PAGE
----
Wednesday, May 02, 2018

More Veggie Boxes and a Curry Leaf Harvest

Happy May, friends. In our household, the big excitement of April was the installation of a pretty sweet play set in the backyard. 

It was a home project many years in the making. Northeast Georgia is a pretty hilly landscape and looking at our sloped, wooded, crazy overgrown backyard, I never had any hopes of being able to put in a play set for the kids. But sometimes it just takes finding the right people for the job. I finally found two guys at the recommendation of a neighbor who assured us that they were experts in safely installing play sets on hilly, uneven terrain and they did so in just 4 hours on a sunny morning. The shock, delight and pure joy on the kids' faces when they got home from school was priceless. 

They now have a lookout tower with a little bridge going to another roofed tower, with a slide and three swings and a cute little picnic table. All in a cool and shaded spot. Lila hosted a grand opening of our little playground, with lemonade and apple slices served on the picnic table. It makes me so happy that our yard is being used more and that the kids will have more outdoor time in a space we can share with friends and neighbors. 


Meanwhile, the veggie boxes have been keeping me busy in the kitchen and filling our plates with colorful fresh produce. 
Week 2 CSA haul
Saag paneer


This is what week 2 brought us...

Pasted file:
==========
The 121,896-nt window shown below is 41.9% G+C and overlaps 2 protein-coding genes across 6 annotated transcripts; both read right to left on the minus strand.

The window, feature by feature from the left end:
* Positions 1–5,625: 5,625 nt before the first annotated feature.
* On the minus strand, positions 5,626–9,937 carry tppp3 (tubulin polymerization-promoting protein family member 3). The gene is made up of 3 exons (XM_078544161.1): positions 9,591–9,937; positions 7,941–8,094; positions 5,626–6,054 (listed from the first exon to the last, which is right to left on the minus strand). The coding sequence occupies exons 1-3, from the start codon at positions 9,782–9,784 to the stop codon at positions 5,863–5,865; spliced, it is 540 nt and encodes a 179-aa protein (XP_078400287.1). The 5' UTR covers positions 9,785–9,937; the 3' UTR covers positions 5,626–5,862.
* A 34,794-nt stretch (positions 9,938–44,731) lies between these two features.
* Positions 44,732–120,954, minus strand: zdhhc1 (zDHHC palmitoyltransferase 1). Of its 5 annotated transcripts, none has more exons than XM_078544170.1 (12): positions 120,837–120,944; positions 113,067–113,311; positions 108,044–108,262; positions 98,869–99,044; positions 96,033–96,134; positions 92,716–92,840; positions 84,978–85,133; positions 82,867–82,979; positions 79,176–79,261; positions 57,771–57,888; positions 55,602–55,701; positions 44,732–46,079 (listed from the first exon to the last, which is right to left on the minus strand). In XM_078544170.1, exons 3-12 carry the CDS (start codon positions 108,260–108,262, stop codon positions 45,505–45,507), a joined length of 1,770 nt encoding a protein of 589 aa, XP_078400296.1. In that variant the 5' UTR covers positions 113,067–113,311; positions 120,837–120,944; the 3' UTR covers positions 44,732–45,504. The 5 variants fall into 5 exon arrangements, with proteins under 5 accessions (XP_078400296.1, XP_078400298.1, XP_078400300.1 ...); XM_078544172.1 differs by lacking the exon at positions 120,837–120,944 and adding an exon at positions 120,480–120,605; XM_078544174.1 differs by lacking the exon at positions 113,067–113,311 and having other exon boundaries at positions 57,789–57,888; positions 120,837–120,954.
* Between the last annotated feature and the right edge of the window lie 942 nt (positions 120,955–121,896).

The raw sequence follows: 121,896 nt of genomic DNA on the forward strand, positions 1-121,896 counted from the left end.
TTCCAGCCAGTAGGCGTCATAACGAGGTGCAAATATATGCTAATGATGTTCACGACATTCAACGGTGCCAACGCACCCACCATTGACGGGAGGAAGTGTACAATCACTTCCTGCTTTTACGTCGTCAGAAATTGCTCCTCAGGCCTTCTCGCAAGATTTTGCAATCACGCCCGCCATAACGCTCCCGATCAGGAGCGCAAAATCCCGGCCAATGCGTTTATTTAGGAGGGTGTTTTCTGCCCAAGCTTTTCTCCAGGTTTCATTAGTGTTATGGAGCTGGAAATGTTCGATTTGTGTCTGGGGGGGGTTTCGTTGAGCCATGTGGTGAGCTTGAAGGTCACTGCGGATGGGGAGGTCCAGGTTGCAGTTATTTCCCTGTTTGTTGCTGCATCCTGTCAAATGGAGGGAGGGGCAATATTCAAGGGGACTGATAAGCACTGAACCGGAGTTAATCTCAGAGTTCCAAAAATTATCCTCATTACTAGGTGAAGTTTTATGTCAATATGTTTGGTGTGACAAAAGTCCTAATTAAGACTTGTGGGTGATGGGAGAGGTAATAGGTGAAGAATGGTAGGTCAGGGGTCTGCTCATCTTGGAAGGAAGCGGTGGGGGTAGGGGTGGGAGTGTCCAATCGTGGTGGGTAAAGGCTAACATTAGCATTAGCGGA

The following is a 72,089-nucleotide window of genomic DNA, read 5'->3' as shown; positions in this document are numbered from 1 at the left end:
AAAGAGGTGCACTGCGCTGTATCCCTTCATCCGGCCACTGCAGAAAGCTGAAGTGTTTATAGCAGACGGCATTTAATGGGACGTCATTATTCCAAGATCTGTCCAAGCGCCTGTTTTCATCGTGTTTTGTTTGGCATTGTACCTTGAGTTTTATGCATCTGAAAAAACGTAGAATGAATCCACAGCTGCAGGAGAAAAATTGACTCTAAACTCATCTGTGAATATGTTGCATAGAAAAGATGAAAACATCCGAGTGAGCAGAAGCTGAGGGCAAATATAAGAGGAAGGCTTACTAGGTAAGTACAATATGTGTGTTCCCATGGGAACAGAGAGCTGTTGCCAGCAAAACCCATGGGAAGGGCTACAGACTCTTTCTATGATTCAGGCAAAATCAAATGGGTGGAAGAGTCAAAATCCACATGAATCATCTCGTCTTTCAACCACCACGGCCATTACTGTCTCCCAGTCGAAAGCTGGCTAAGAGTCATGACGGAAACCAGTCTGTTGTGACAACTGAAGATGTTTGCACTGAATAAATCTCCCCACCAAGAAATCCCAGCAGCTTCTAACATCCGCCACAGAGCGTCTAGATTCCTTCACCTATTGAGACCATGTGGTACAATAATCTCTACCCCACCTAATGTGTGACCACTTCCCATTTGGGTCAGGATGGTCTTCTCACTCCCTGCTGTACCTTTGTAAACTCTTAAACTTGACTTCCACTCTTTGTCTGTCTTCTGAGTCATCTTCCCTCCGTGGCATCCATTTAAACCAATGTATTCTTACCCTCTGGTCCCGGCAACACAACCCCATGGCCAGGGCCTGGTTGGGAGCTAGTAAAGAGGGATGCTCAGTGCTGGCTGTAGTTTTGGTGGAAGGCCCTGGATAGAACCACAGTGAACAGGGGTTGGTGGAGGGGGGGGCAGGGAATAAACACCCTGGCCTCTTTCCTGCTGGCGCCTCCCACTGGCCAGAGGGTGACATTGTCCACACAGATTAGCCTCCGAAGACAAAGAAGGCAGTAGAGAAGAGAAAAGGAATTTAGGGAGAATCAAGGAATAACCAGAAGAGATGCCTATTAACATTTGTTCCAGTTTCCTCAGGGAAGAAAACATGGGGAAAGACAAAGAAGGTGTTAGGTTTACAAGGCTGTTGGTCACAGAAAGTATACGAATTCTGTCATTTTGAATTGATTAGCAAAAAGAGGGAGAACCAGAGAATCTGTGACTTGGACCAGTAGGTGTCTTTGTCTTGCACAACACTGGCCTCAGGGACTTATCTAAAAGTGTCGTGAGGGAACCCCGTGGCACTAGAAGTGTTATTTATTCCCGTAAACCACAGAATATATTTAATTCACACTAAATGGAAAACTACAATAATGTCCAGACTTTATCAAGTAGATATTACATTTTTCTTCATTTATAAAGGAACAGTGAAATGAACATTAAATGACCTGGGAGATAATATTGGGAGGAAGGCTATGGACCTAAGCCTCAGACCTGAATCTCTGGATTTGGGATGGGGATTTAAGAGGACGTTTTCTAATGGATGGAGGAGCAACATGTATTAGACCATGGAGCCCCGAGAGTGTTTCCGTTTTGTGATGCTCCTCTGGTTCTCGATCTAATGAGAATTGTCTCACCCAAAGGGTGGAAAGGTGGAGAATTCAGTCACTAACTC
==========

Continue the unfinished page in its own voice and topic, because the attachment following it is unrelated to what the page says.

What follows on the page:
1. Arugula- Another batch of potato arugula frittata.

2. Carrots- I roasted these with some sweet potatoes. Kids loved it.

3. Lettuce Mix- Taco salad.

4. Kale and Mustard Greens- Saag paneer. Saag is my go-to dish for hearty greens; my version is quick enough to make on a weeknight and we all (even the kids) love it.

5. Red radishes and Turnips- Made a simple subzi with this, to go with some khichdi.

6. Strawberries- eaten as a snack.

Week 3 CSA haul
Week 3's CSA brought us

1. Beets, Carrots and Spicy Salad Mix- I made a big salad with all of these with a mint and cilantro dressing, and served it as a side for biryani when we hosted a farewell dinner for a friend.

2. Bok Choy and Scallions- These, along with tofu, went into a stir fry, served with rice.

3. Radishes- Made a radish raita with these.

4. Spinach- Spinach and tomato dal.

5. Strawberries- Snack.

Now that warm weather is here to stay (famous last words?), we brought our two curry leaf plants out of their indoor winter home and back outside to revel in the glorious spring sunshine. The plants were getting too lanky so V decided to give them a haircut, a solid pruning of the top to encourage lateral growth. I ended up with branches of curry leaves piled on my kitchen counter.

Many stems have been wrapped and stored away in the fridge. But I had about 7 packed cups of washed and dried curry leaves left. Those got converted into 3 bottles of podi, ready to be enjoyed with idlis and dosas.

Curry leaves and curry leaf podi